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Origins of Award Names

July 25, 2016

Many of the top honors in the arts, sports, and the sciences are named after people. Here are the stories of the names behind the awards.
Origins of Award Names


Heisman coached football at Auburn, Clemson, and Georgia Tech in the 1890s and early 20th century. In the 1930s, he worked as athletic director at the Downtown Athletic Club in New York City. Since 1935, the club has issued the Heisman Trophy— for the year’s best college football player (voted on by sports reporters)—in his honor. Past winners include Reggie Bush, Barry Sanders, Tony Dorsett, Roger Staubach, and O. J. Simpson.


Perry was a stage actress and director in the early 20th century. She also founded the American Theatre Wing in the 1940s, which, among other theatrical-promoting activities, hands out the Antoinette Perry, or “Tony,” Awards honoring the best Broadway plays, musicals, and performances of each year. All-time Tony leader: Actress Julie Harris was nominated 10 times and won 5.


John Newbery was an 18th-century publisher who specialized in children’s books, and is believed to be the first publisher ever to do so. Since 1922, the American Library Association has annually presented the Newbery Award to the author of the best new children’s novel. Some Newbery winners: Hugh Lofting (for The Voyages of Doctor Dolittle), Esther Forbes (Johnny Tremain), and Katherine Paterson (Bridge to Terabithia).


Caldecott was an illustrator in 19th-century England. He drew the pictures for books including The Babes in the Wood and The House that Jack Built. Like the Newbery Award, the Caldecott Medal is a prize for children’s literature presented by the American Library Association, but this one awards only the illustrators. Caldecott- winning titles include The Snowy Day (Ezra Jack Keats), The Polar Express (Chris Van Allsburg), and Where the Wild Things Are (Maurice Sendak).


Peabody was a businessman who switched to public service in 1906 at age 54, working for various universities as well as the Democratic National Committee. After Peabody died in 1938, the University of Georgia, where he’d served on the board, established the Peabody Award. Officially presented by the college’s journalism school, the award honors excellent radio and TV
reporting and socially redeeming programming. Winners in 2006 included 60 Minutes, American Masters, The Office, and Scrubs.


Thalberg was head of the Production Division at MGM Studios in the 1920s and 1930s. He sought to make film more respectable— not just profitable. He was the man behind Mutiny on the Bounty (1935) and the Marx Brothers’ A Night at the Opera (1935), but he never allowed his name to be credited in the films he produced. He died of pneumonia in 1936 at age 37. Since 1938, the Academy of Motion Picture Arts and Sciences has presented the Irving G. Thalberg Memorial Award. It’s a lifetime achievement award presented at the Oscars to a well-established director or producer. Past winners include Alfred Hitchcock, Steven Spielberg, and Billy Wilder.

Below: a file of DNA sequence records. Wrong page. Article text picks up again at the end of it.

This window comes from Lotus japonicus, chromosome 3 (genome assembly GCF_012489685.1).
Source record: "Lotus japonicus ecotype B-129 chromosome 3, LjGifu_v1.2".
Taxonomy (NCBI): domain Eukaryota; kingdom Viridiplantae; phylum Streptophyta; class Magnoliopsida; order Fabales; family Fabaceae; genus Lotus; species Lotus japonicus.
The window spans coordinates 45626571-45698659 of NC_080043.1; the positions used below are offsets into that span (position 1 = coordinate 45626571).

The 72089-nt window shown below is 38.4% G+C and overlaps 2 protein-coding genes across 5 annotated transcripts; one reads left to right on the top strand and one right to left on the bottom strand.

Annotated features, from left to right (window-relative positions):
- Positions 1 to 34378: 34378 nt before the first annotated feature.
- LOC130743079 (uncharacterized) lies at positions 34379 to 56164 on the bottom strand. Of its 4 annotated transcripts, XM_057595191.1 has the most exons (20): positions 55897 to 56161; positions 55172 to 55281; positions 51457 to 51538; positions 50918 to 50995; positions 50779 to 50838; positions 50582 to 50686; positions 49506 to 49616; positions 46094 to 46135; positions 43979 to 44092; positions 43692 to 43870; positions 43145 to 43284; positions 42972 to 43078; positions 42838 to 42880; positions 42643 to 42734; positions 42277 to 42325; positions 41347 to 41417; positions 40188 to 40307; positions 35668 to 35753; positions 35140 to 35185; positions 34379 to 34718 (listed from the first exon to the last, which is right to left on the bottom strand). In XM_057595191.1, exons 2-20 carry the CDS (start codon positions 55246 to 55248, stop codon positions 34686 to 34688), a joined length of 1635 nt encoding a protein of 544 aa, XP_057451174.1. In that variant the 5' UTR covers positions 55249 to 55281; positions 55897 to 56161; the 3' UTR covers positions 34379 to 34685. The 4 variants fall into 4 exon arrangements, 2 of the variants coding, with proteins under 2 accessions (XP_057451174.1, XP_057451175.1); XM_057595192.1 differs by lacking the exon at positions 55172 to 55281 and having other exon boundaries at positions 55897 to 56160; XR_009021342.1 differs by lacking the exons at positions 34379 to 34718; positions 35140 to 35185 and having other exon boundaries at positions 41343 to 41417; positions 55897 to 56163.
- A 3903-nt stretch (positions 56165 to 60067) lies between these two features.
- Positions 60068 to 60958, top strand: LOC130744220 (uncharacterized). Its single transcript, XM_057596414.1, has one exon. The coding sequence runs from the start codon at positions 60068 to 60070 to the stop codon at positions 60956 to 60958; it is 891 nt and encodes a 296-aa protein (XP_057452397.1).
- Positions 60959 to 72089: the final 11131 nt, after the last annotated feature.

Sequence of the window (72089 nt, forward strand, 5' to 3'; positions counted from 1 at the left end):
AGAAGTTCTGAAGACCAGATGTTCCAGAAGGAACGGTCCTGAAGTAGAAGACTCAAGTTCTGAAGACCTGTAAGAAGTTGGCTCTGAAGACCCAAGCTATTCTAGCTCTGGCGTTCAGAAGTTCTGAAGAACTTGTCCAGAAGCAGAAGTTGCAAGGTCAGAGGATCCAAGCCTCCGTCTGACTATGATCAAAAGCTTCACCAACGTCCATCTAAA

Eisner was a writer and illustrator who pioneered the long-form comic, or “graphic novel,” with his 1940s comic series The Spirit. Eisner Awards, established in 1988 in his honor, are given out each year to artists, writers, and publishers for excellence in comic books. Categories include Best Short Story, Best Writer, Best Cover Artist, Best Colorist, and more than 20 others. Past winners include Stan Lee for The Silver Surfer: Parable; Bill Watterson’s Calvin and Hobbes; and Frank Miller for Sin City.


MacArthur made millions as the owner of several insurance com- panies in the 1930s and 1940s. His wife, Catherine, held board positions at many of her husband’s firms. When John MacArthur died in 1978, most of his fortune was used to start the John D. and Catherine T. MacArthur Foundation (Catherine died three years later). The major work of the charity is the awarding of the MacArthur Fellowship, or “genius grant.” Between 20 and 40 Americans each year—nominated by a small selection committee —receive $500,000 dispensed over five years as an “investment in a person’s originality, insight, and potential.” Among the more than 700 “geniuses” are historians, writers, scientists, artists, musicians, and inventors. Some well-known MacArthur fellows: writer Thomas Pynchon, paleontologist Stephen Jay Gould, and critic Henry Louis Gates.


Canadian mathematician John Charles Fields died in 1932 and stipulated in his will that a prize be awarded every four years to two, three, or four groundbreaking mathematicians who are under the age of 40. Presented by the International Mathematical Union, the Fields Medal is the highest honor in math. Andrei Okounkov won a Fields Medal in 2006 for “his contributions to bridging probability, representation theory, and algebraic geometry.” (Don’t worry—we don’t know what that means, either.)
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